A pair of 5-year-old boys with a fascination for luxury cars decided to try to buy one—a real one. First, they used small sand spades to dig under the playground fence at the school they attended—burrowing each day until they made their escape. Once free, they walked more than a mile to a car showroom. There, the boys met a woman and told her they wanted to buy a Jaguar—with no money. She took them to the police, who promptly returned them to their parents.
The boys’ single-minded pursuit of what they wanted was unusual for their age. When they could have been playing on a swing or enjoying a game of tag, they were slaving away trying to get somewhere they knew they shouldn’t go. Many of us understand what it feels like to have a desire so strong that we’re compelled to ignore the limits of acceptable behavior.
The Bible advises us to guard ourselves against these types of longings. “The world offers only a craving for physical pleasure . . . for everything we see, and pride in our achievements and possessions” (1 John 2:16). Not surprisingly, our “gotta have it” urges place us at odds with what God wants for us. He points us to the pursuit of holiness, but the world tempts us with gratification at any cost.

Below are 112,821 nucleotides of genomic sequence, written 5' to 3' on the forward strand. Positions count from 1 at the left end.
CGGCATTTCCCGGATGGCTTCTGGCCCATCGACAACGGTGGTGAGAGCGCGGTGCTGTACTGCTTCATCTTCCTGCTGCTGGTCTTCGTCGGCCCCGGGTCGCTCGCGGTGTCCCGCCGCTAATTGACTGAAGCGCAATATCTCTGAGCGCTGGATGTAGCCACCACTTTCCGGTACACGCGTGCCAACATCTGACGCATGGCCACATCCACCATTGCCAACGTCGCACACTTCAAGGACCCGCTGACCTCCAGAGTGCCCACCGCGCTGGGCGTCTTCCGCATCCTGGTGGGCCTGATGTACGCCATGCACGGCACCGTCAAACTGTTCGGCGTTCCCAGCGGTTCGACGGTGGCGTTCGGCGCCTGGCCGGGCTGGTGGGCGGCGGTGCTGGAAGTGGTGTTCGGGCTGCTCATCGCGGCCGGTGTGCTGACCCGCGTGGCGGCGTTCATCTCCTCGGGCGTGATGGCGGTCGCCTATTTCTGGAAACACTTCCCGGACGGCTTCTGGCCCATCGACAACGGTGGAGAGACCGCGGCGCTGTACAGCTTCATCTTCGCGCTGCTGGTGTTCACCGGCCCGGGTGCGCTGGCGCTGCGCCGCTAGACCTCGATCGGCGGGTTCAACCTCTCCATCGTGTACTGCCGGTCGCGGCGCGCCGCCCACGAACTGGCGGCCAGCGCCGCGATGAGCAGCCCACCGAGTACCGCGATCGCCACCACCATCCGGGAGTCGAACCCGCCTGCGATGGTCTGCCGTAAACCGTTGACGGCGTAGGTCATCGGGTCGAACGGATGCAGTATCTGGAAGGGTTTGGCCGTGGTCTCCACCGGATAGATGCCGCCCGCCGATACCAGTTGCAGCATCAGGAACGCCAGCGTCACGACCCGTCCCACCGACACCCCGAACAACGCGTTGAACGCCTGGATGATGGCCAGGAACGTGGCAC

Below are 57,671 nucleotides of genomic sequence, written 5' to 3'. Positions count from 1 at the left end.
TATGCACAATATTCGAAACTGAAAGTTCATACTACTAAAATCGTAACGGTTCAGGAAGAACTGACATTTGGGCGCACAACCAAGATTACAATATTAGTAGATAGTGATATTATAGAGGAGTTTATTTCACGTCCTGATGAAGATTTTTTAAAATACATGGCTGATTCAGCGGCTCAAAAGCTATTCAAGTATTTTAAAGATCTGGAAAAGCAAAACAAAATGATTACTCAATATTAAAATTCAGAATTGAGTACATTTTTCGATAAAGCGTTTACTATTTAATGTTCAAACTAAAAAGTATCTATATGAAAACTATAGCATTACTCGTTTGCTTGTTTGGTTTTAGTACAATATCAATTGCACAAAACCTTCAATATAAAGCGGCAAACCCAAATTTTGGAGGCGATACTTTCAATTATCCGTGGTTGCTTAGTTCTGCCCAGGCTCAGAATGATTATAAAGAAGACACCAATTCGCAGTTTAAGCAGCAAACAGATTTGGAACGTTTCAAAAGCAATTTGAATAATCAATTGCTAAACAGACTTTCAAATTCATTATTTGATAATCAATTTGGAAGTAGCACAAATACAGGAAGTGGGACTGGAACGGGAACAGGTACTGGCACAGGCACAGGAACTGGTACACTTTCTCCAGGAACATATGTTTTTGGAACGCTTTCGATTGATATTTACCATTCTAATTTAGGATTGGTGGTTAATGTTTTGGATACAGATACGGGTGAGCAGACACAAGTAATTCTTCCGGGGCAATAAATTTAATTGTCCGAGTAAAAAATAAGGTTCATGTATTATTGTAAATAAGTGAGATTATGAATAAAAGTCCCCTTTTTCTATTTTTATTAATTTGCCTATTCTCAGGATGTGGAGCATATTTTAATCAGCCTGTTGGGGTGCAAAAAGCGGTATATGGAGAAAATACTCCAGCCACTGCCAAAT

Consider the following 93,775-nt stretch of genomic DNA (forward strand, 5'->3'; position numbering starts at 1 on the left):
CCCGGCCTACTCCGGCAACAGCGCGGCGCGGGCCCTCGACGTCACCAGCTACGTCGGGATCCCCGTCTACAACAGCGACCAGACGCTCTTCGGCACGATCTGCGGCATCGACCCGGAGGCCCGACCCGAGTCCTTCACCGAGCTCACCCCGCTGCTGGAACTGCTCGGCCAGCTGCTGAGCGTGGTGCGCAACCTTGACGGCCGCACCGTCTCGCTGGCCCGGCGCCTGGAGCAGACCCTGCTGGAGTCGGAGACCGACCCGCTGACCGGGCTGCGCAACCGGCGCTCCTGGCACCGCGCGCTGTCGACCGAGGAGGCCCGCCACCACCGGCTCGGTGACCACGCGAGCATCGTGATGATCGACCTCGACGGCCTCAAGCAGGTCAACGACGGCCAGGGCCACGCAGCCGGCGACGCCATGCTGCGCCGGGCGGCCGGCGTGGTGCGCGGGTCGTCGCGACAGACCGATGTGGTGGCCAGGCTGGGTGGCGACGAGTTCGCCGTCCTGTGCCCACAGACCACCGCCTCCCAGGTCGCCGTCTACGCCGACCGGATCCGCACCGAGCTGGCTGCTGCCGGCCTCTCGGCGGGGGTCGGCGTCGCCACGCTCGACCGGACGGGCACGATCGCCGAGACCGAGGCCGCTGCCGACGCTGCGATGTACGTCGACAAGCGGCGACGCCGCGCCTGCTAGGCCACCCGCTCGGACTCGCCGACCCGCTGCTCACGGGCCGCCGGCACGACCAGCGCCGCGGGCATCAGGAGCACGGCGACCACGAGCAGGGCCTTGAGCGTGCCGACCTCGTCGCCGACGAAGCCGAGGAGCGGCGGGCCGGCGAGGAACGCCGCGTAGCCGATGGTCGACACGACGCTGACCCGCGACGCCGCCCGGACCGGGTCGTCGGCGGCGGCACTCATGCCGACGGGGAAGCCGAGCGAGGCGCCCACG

One day we’ll be free from the stress of battling our sinful desires. “This world is fading away, along with everything that people crave” (1 John 2:17). For now, however, we can prevail in the struggle through the power of Jesus’ death and resurrection. With God’s help, we can reorient ourselves toward the good desires the Holy Spirit places in our hearts. Submitting to the Spirit means “we won’t be doing what [our] sinful nature craves” (Galatians 5:16).
NLT 365-day reading plan passage for today: Romans 12:1-21
Look up 2 Tim. 4:3 to see how following our own desires can affect a person’s understanding of sound doctrine.
What desires have you been wrestling with? How can you seek to be led by the Holy Spirit in dealing with negative desires?